BNP vote in Wales nears 10%
The British National Party has polled nearly 10% in parts of Wales.
The latest results show the party on 9.4% in Wrexham and 7.1% in both Alyn and Deeside and in Clwyd South.
It is not thought they will win a seat in the Welsh Assembly.
It was a mixed night for the openly homophobic party.
In Maidenhead and Windsor they beat Labour candidates to third place, and they failed to win any more seats on Sandwell council in the West Midlands, where they currently have four councillors.
The BNP won two council seats in Leicestershire but lost one in Broxbourne.
Deputy leader Simon Smith told the BBC: “It’s disappointing, but we’ll be back next year.”
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Regarded as no more than a extreme minority group a decade ago, the BNP took their first three seats on Burnley council in 2002.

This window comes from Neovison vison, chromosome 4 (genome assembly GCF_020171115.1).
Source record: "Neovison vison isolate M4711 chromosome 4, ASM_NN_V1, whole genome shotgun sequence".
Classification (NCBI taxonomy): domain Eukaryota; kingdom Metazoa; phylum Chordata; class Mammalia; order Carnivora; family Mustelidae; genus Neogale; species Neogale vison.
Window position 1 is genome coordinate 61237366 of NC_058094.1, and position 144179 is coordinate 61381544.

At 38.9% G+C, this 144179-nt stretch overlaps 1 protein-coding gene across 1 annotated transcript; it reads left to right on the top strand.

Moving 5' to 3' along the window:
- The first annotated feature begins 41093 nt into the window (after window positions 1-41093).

They went on to play on working class resentments about immigration and lack of social housing to win 52 seats on 13 councils in 2006.
In Barking and Dagenham, east London, the party is the official opposition with 12 councillors.
They fielded 750 candidates in the 2007 elections.
They recently tried to align themselves with Christians who object to new laws protecting gay people from discrimination.
The BNP fought previous general elections on a pledge to outlaw homosexuality and has described AIDS as “nature taking revenge” on gay men.